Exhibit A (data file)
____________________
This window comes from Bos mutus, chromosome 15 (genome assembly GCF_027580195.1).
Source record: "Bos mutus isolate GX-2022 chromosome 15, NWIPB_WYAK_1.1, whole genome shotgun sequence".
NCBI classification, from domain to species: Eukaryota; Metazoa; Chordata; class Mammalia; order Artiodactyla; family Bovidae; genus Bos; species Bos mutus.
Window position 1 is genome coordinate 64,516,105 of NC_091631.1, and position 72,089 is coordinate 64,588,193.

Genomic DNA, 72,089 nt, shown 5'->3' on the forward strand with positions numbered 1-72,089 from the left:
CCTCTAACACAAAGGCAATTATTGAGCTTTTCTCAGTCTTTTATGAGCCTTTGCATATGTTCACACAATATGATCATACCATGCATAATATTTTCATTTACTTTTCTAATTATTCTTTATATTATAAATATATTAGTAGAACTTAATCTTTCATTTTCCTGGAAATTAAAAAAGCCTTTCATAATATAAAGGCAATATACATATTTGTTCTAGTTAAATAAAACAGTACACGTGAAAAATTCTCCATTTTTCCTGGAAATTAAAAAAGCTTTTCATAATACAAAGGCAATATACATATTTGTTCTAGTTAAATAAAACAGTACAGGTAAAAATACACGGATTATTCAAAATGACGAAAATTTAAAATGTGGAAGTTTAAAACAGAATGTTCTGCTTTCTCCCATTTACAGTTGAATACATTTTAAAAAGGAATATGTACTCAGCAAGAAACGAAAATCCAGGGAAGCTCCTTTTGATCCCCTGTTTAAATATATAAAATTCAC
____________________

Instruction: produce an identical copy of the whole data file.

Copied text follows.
This window comes from Bos mutus, chromosome 15 (genome assembly GCF_027580195.1).
Source record: "Bos mutus isolate GX-2022 chromosome 15, NWIPB_WYAK_1.1, whole genome shotgun sequence".
NCBI classification, from domain to species: Eukaryota; Metazoa; Chordata; class Mammalia; order Artiodactyla; family Bovidae; genus Bos; species Bos mutus.
Window position 1 is genome coordinate 64,516,105 of NC_091631.1, and position 72,089 is coordinate 64,588,193.

Genomic DNA, 72,089 nt, shown 5'->3' on the forward strand with positions numbered 1-72,089 from the left:
CCTCTAACACAAAGGCAATTATTGAGCTTTTCTCAGTCTTTTATGAGCCTTTGCATATGTTCACACAATATGATCATACCATGCATAATATTTTCATTTACTTTTCTAATTATTCTTTATATTATAAATATATTAGTAGAACTTAATCTTTCATTTTCCTGGAAATTAAAAAAGCCTTTCATAATATAAAGGCAATATACATATTTGTTCTAGTTAAATAAAACAGTACACGTGAAAAATTCTCCATTTTTCCTGGAAATTAAAAAAGCTTTTCATAATACAAAGGCAATATACATATTTGTTCTAGTTAAATAAAACAGTACAGGTAAAAATACACGGATTATTCAAAATGACGAAAATTTAAAATGTGGAAGTTTAAAACAGAATGTTCTGCTTTCTCCCATTTACAGTTGAATACATTTTAAAAAGGAATATGTACTCAGCAAGAAACGAAAATCCAGGGAAGCTCCTTTTGATCCCCTGTTTAAATATATAAAATTCAC